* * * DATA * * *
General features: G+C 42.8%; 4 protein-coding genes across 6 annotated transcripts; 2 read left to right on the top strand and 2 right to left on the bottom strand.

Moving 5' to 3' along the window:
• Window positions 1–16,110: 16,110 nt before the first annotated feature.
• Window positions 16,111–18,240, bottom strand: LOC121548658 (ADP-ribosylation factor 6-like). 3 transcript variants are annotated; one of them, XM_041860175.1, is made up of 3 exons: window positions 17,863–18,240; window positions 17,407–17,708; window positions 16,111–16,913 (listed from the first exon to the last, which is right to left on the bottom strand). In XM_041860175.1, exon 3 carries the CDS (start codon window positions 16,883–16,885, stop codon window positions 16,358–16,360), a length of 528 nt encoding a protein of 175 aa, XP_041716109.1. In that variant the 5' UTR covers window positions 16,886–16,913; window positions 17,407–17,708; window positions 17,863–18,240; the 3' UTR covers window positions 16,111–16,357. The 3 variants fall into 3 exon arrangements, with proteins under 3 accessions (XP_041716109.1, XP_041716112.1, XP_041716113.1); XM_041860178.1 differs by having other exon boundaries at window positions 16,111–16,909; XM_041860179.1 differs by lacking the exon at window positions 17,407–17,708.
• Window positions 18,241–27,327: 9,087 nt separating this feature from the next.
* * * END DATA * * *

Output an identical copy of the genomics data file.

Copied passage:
General features: G+C 42.8%; 4 protein-coding genes across 6 annotated transcripts; 2 read left to right on the top strand and 2 right to left on the bottom strand.

Moving 5' to 3' along the window:
• Window positions 1–16,110: 16,110 nt before the first annotated feature.
• Window positions 16,111–18,240, bottom strand: LOC121548658 (ADP-ribosylation factor 6-like). 3 transcript variants are annotated; one of them, XM_041860175.1, is made up of 3 exons: window positions 17,863–18,240; window positions 17,407–17,708; window positions 16,111–16,913 (listed from the first exon to the last, which is right to left on the bottom strand). In XM_041860175.1, exon 3 carries the CDS (start codon window positions 16,883–16,885, stop codon window positions 16,358–16,360), a length of 528 nt encoding a protein of 175 aa, XP_041716109.1. In that variant the 5' UTR covers window positions 16,886–16,913; window positions 17,407–17,708; window positions 17,863–18,240; the 3' UTR covers window positions 16,111–16,357. The 3 variants fall into 3 exon arrangements, with proteins under 3 accessions (XP_041716109.1, XP_041716112.1, XP_041716113.1); XM_041860178.1 differs by having other exon boundaries at window positions 16,111–16,909; XM_041860179.1 differs by lacking the exon at window positions 17,407–17,708.
• Window positions 18,241–27,327: 9,087 nt separating this feature from the next.